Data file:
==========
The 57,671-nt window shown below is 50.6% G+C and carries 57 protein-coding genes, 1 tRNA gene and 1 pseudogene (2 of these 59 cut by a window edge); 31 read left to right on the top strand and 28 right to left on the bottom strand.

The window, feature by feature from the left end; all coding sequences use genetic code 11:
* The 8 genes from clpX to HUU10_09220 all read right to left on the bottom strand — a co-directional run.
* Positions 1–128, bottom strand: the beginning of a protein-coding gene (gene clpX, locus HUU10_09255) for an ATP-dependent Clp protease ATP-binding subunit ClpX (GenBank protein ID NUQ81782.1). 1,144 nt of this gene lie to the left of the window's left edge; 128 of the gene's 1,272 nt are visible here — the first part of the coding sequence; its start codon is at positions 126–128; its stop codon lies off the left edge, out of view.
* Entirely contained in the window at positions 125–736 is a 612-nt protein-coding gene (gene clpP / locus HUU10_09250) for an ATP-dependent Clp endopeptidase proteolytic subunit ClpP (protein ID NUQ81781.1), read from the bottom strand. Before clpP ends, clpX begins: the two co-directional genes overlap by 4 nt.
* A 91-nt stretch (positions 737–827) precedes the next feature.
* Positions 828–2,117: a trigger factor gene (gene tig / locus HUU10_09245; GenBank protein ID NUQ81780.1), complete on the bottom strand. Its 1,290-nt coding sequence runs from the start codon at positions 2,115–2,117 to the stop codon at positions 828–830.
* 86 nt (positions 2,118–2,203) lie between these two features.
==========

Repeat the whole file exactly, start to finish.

The 57,671-nt window shown below is 50.6% G+C and carries 57 protein-coding genes, 1 tRNA gene and 1 pseudogene (2 of these 59 cut by a window edge); 31 read left to right on the top strand and 28 right to left on the bottom strand.

The window, feature by feature from the left end; all coding sequences use genetic code 11:
* The 8 genes from clpX to HUU10_09220 all read right to left on the bottom strand — a co-directional run.
* Positions 1–128, bottom strand: the beginning of a protein-coding gene (gene clpX, locus HUU10_09255) for an ATP-dependent Clp protease ATP-binding subunit ClpX (GenBank protein ID NUQ81782.1). 1,144 nt of this gene lie to the left of the window's left edge; 128 of the gene's 1,272 nt are visible here — the first part of the coding sequence; its start codon is at positions 126–128; its stop codon lies off the left edge, out of view.
* Entirely contained in the window at positions 125–736 is a 612-nt protein-coding gene (gene clpP / locus HUU10_09250) for an ATP-dependent Clp endopeptidase proteolytic subunit ClpP (protein ID NUQ81781.1), read from the bottom strand. Before clpP ends, clpX begins: the two co-directional genes overlap by 4 nt.
* A 91-nt stretch (positions 737–827) precedes the next feature.
* Positions 828–2,117: a trigger factor gene (gene tig / locus HUU10_09245; GenBank protein ID NUQ81780.1), complete on the bottom strand. Its 1,290-nt coding sequence runs from the start codon at positions 2,115–2,117 to the stop codon at positions 828–830.
* 86 nt (positions 2,118–2,203) lie between these two features.